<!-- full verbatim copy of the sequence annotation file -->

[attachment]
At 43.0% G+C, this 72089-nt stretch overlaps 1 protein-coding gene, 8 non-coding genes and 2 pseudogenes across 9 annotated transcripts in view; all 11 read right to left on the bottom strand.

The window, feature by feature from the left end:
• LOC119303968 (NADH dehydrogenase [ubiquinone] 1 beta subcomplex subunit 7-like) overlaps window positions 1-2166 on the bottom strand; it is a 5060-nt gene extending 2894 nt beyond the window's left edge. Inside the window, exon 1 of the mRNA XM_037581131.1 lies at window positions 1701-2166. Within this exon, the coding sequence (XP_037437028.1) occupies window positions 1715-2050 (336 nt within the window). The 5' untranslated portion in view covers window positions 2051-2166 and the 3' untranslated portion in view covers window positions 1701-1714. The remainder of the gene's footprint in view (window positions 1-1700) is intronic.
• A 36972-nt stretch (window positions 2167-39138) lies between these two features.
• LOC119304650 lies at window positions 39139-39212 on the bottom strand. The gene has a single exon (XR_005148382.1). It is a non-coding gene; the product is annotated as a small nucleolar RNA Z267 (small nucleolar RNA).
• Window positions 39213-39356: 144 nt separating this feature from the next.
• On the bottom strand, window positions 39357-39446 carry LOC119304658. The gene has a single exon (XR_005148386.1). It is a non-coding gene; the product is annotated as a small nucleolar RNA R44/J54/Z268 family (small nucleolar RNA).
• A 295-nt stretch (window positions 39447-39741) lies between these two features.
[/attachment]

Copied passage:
At 43.0% G+C, this 72089-nt stretch overlaps 1 protein-coding gene, 8 non-coding genes and 2 pseudogenes across 9 annotated transcripts in view; all 11 read right to left on the bottom strand.

The window, feature by feature from the left end:
• LOC119303968 (NADH dehydrogenase [ubiquinone] 1 beta subcomplex subunit 7-like) overlaps window positions 1-2166 on the bottom strand; it is a 5060-nt gene extending 2894 nt beyond the window's left edge. Inside the window, exon 1 of the mRNA XM_037581131.1 lies at window positions 1701-2166. Within this exon, the coding sequence (XP_037437028.1) occupies window positions 1715-2050 (336 nt within the window). The 5' untranslated portion in view covers window positions 2051-2166 and the 3' untranslated portion in view covers window positions 1701-1714. The remainder of the gene's footprint in view (window positions 1-1700) is intronic.
• A 36972-nt stretch (window positions 2167-39138) lies between these two features.
• LOC119304650 lies at window positions 39139-39212 on the bottom strand. The gene has a single exon (XR_005148382.1). It is a non-coding gene; the product is annotated as a small nucleolar RNA Z267 (small nucleolar RNA).
• Window positions 39213-39356: 144 nt separating this feature from the next.
• On the bottom strand, window positions 39357-39446 carry LOC119304658. The gene has a single exon (XR_005148386.1). It is a non-coding gene; the product is annotated as a small nucleolar RNA R44/J54/Z268 family (small nucleolar RNA).
• A 295-nt stretch (window positions 39447-39741) lies between these two features.